Kevin McCullough
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In a bizarre turn towards the strange Rosie O'Donnell and violent Islamic Clerics across the world bound themselves together this week in a bit of ideology that not only defied common sense but also insanely wrong.

Muslims who are brainwashed by their spiritual leaders in countries where free and independent education is unavailable - to a certain extent explains how easily they can be whipped into a frothy frenzy over the Pope quoting from an historical debate. But what's Rosie's excuse?

On Wednesday the big-mouthed-wonder uttered, "And as a result of the (9-11) attack and the killing of 3000 innocent people, we invaded two countries and killed innocent people."

She went on to add, "Radical Christianity is just as threatening as radical Islam in a country like America where we have separation of church and state."

The profound ignorance of the statements not only reveals Rosie's absolute incapacity to comprehend the serious matter of the war on terror but more importantly the eternal issue of her soul.

In comparing the harshest moments of the historical crusades Rosie's point would have still been amiss, but notice she specified the type of Christianity she considers dangerous, the kind of Christianity that we have in America.

Pardon me for brushing aside a lot of speculation and get straight to the issue, Rosie hates evangelicals. The kinds of Christians that scare her most are the radical ones. Roughly translated that means - the ones who actually live by what they believe.

Herein is part of the difference between the ignorant Muslim-rent-a-mobs that objected to the Pope and O'Donnell. Muslims lie about what they believe. But if you look carefully enough - or just ask any Islamic scholar who will tell you the truth - the Koran advocates the killing of the infidels. And in Islam's case - that includes anyone who doesn't convert to Islam.

Rosie refuses to recognize that Muslims whose doctrine calls for them to kill us are attempting to do just that, while at the same time evangelical Christians share a theology that speaks to the need for grace to those who are in danger, and mercy for those who repent. There are thousands of Christian pastors who even this day are prepared to launch their congregations into tremendous acts of compassion for those needing emergency help and care. Juan Williams, an NPR liberal, detailed as much to me this week as well as in his new book Enough, in the immediate aftermath of Katrina.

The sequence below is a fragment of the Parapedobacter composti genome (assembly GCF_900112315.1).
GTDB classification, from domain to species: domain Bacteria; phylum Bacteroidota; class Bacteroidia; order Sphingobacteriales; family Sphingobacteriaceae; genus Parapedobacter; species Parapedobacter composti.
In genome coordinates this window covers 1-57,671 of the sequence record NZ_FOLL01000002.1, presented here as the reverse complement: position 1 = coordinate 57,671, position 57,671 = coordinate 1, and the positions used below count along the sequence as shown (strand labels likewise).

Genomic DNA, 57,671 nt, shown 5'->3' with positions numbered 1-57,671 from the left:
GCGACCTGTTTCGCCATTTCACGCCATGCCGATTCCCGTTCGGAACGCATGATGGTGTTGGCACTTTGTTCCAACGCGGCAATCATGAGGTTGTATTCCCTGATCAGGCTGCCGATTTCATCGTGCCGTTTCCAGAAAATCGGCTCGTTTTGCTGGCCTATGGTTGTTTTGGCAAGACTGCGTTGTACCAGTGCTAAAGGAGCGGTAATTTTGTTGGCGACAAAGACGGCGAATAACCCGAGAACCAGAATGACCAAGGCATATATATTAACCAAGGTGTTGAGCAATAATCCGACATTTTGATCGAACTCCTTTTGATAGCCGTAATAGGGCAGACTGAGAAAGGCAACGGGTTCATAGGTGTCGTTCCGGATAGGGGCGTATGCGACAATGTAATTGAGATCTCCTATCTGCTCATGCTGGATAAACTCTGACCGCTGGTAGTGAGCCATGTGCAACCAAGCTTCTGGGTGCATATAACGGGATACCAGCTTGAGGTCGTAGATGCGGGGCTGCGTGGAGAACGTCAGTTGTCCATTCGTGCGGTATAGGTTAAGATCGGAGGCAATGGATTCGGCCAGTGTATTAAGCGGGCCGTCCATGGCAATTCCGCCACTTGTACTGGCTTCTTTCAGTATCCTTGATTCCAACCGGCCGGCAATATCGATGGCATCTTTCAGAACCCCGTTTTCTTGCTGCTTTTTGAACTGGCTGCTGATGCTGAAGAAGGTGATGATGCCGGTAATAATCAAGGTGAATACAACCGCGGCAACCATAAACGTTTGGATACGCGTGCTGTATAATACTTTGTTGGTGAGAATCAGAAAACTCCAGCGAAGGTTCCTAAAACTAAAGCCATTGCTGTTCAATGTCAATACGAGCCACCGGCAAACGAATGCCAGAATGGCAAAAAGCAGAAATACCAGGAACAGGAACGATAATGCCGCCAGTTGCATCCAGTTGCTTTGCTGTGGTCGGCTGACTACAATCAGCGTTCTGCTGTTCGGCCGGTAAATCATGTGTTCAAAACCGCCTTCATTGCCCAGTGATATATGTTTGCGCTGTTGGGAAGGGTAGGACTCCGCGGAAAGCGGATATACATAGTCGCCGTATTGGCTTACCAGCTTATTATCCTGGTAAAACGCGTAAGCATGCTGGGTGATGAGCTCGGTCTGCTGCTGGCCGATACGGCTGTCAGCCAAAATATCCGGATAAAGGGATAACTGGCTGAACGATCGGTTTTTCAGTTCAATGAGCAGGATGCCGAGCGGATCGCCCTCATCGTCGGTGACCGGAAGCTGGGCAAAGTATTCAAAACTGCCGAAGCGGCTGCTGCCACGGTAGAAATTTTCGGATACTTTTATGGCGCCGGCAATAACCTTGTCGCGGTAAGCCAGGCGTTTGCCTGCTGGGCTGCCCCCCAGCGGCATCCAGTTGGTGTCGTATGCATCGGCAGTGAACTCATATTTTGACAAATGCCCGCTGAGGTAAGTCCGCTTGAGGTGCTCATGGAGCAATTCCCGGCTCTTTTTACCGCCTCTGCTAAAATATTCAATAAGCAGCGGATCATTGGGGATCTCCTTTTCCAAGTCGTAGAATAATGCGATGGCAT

But the easy comparisons aside Rosie's statement says much more about her own belief system.

It tells us for example that she doesn't have a relationship with God. She has no discernment between the exclusive claims of the God of the Bible and Allah of the Koran. More importantly she doesn't care to have one, so anything that God may have to say about her life, how she should live, and what is best for her becomes increasingly irrelevant.

It also tells us that she knows nothing of history or the formation of Islam itself. The fact that Mohammed was a jealous soul who sought to have a larger following than some of his contemporaries who spoke of Jesus is important in its context. The fact that Mohammed had to in essence create his own God to compete with the "God of the book" and the "people of the book," demonstrates the man-made-ness of Islam as opposed to the claims of divine origin for Jews and Christians. But this too is lost on Rosie.

Finally Rosie’s statement also reveals a deep seated anger against a group of people that believe in moral absolutes. The idea of an objective source by which we can understand the difference in right and wrong is a concept that people like Rosie run from. It scares them, and the only way they can respond is in emotional anger to reality that they can not change.

In the world Rosie would like to live in, she wishes there would be no evil. In acknowledging that there is as much, she is also admitting to a greater moral structure that she must measure herself by each day, and in that she falls short - as do we all.

Rosie lives the way mankind always has when they reject God. They convince themselves that if no one gets hurt by what they do - then there is no such thing as right or wrong. So secrets are made, deeds are engaged in, and illicit sin holds a sway over their lives to the point where boldness begins to be craved.

Convinced over a long enough period of time that the deeds they know to be wrong will not harm them, they wish to force the rest of society to agree with them. The most important object in their way becomes the voices of those who would remind them that what they are doing is not good for them. And their most important goal becomes to equivocate or eliminate those voices.

Rosie is angry with radical Christians, because radical Christians know a peace and resolve about their life that she has yet to find. She believes "radical Christianity" is dangerous because she views it as something that will limit her ability to do what she wishes.

What she doesn't understand is the incredible freedom she would find in embracing it.

Kevin McCullough's first hardback title "The MuscleHead Revolution" is now available - everywhere! Kevin McCullough is heard daily in New York City, Connecticut, Rhode Island, New Jersey, Pennsylvania, and Delaware on WMCA 570 at 2pm. He also provides PodCASTS and blogs daily at Amazon.com.

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